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Cassini to make double flyby over Enceladus, Titan

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On the left, Saturn's moon Enceladus is backlit by the sun, showing the fountain-like sources of the fine spray of material that towers over the south polar region. On the right, is a composite image of Titan. Photos: NASA/JPL/Space Science Institute/University of Arizona.

WASHINGTON (BNS): NASA's Cassini spacecraft will be turning another double flyby this week, visiting the geyser moon Enceladus and the hazy moon Titan.

Cassini will make its closest approach to Enceladus late at night on May 17 Pacific time, which is in the early hours of May 18 UTC. The spacecraft will pass within about 435 kilometers (270 miles) of the moon's surface, as announced by the Jet Propulsion Laboratory (JPL).

Taking advantage of the alignment of the moons, Cassini will be able to catch glimpses of these two contrasting worlds within less than 48 hours, with no manoeuvre in between.

According to a news report by the JPL, the main scientific goal at Enceladus will be to watch the sun play peek-a-boo behind the water-rich plume emanating from the moon's south polar region. Scientists using the ultraviolet imaging spectrograph will be able to use the flickering light to measure whether there is molecular nitrogen in the plume. Ammonia has already been detected in the plume and scientists know that heat can decompose ammonia into nitrogen molecules. Determining the amount of molecular nitrogen in the plume will give scientists clues about thermal processing in the moon's interior.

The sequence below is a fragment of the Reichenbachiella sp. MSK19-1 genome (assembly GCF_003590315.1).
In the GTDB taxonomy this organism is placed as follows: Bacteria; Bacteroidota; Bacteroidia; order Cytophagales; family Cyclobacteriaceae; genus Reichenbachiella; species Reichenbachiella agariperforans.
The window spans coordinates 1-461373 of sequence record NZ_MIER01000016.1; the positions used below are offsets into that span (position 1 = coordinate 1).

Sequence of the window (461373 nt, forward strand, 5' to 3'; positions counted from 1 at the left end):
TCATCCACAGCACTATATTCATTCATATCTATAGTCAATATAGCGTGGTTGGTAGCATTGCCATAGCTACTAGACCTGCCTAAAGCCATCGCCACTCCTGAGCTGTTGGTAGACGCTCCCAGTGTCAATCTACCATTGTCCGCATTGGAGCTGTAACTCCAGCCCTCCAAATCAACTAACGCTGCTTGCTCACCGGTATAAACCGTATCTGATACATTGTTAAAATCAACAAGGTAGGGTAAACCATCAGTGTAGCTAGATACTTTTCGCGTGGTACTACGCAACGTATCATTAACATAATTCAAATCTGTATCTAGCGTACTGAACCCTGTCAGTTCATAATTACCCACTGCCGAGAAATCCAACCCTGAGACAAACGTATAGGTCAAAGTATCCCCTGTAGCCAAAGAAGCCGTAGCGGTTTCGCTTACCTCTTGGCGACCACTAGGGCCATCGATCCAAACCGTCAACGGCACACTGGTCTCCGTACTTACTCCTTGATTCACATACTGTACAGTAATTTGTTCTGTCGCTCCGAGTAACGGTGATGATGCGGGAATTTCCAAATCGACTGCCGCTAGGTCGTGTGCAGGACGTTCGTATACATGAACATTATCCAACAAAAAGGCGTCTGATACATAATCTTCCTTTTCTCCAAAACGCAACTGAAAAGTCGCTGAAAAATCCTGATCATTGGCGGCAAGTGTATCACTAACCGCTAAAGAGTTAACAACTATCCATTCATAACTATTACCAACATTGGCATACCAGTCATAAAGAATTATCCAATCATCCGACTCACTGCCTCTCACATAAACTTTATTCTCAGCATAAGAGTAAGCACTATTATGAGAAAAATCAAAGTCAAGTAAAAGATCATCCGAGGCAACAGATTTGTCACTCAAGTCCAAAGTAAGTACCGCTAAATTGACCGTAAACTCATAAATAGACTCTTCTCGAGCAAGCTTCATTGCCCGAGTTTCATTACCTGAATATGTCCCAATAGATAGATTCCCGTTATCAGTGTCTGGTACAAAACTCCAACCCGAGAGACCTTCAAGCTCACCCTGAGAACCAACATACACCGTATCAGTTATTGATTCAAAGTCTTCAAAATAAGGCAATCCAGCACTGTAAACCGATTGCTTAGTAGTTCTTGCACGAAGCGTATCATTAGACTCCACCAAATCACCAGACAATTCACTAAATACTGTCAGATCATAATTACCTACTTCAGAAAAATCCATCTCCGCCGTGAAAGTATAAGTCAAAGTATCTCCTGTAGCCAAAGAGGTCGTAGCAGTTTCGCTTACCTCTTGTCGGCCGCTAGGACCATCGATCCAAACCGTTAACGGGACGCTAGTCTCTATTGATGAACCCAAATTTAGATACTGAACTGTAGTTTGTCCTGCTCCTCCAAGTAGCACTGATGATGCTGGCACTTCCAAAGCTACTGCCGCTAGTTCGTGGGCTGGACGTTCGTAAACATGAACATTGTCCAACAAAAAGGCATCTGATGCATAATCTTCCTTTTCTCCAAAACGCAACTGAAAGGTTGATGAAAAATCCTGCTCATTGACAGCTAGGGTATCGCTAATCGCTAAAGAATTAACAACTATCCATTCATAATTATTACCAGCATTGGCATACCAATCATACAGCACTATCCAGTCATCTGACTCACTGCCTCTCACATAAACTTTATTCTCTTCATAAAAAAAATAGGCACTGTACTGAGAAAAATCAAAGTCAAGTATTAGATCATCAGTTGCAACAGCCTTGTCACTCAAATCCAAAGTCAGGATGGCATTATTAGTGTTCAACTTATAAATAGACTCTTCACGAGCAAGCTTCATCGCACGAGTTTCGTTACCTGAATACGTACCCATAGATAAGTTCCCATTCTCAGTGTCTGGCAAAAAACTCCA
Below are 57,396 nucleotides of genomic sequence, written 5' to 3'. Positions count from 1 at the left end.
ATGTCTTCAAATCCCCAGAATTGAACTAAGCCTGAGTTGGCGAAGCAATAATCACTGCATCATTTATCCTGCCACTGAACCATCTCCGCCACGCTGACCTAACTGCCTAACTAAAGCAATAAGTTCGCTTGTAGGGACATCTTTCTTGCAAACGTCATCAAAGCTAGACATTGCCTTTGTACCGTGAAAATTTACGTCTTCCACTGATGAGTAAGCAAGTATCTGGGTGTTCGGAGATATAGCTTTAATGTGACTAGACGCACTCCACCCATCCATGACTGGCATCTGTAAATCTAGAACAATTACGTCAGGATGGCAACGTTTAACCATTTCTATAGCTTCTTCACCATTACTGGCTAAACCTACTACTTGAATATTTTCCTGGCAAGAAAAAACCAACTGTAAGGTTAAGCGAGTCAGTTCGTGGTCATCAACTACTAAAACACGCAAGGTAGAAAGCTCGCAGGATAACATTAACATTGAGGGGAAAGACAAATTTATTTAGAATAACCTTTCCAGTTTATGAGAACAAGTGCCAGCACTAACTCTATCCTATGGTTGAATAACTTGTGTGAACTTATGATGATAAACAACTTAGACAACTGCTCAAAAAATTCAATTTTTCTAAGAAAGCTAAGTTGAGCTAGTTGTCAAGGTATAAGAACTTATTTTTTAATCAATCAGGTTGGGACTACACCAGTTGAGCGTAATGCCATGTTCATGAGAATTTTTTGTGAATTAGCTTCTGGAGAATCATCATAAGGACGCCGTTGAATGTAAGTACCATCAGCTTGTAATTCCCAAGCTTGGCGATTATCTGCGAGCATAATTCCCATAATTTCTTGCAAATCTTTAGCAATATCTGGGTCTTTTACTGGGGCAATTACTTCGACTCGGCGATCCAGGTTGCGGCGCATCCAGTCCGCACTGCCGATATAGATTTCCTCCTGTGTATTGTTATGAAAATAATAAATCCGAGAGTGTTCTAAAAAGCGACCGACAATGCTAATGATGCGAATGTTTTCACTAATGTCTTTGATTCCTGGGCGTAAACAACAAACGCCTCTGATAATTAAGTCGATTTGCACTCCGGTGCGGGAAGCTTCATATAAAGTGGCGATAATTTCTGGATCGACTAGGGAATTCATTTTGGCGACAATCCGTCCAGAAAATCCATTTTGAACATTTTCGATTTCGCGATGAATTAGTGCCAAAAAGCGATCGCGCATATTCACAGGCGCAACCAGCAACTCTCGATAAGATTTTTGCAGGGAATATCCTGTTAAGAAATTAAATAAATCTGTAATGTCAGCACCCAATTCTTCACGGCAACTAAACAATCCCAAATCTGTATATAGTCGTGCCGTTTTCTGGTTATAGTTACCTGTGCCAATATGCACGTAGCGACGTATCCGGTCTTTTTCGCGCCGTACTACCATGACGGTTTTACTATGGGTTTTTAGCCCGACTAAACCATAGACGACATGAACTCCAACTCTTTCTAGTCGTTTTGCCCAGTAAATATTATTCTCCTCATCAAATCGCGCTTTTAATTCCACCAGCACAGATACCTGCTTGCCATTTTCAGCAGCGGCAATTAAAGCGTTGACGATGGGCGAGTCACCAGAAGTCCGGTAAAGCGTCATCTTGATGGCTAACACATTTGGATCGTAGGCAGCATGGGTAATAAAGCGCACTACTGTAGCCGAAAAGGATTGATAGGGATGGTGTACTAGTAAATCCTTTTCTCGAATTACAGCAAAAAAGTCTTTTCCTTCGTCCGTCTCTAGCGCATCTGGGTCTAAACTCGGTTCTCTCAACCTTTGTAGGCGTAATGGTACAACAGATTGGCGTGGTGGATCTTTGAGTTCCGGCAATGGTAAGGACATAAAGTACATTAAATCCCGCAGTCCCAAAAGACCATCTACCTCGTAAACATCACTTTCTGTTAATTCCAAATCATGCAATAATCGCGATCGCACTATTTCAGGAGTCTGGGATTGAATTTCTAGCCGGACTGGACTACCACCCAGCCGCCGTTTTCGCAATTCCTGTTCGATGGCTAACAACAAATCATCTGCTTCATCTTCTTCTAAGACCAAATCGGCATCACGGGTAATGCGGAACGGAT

The second of Cassini's two flybys is an encounter with Titan. The closest approach will take place in the late evening May 19 Pacific time, which is in the early hours of May 20 UTC (Coordinated Universal Time). The spacecraft will fly to within 1,400 kilometers (750 miles) of the surface.

Cassini will primarily be doing radio science during this pass to detect the subtle variations in the gravitational tug on the spacecraft by Titan, which is 25 percent larger in volume than the planet Mercury. Analysing the data will help scientists learn whether Titan has a liquid ocean under its surface and get a better picture of its internal structure. The composite infrared spectrometer will also get its southernmost pass for thermal data to fill out its temperature map of the smoggy moon.

Cassini has made four previous double flybys and one more is planned in the years ahead.

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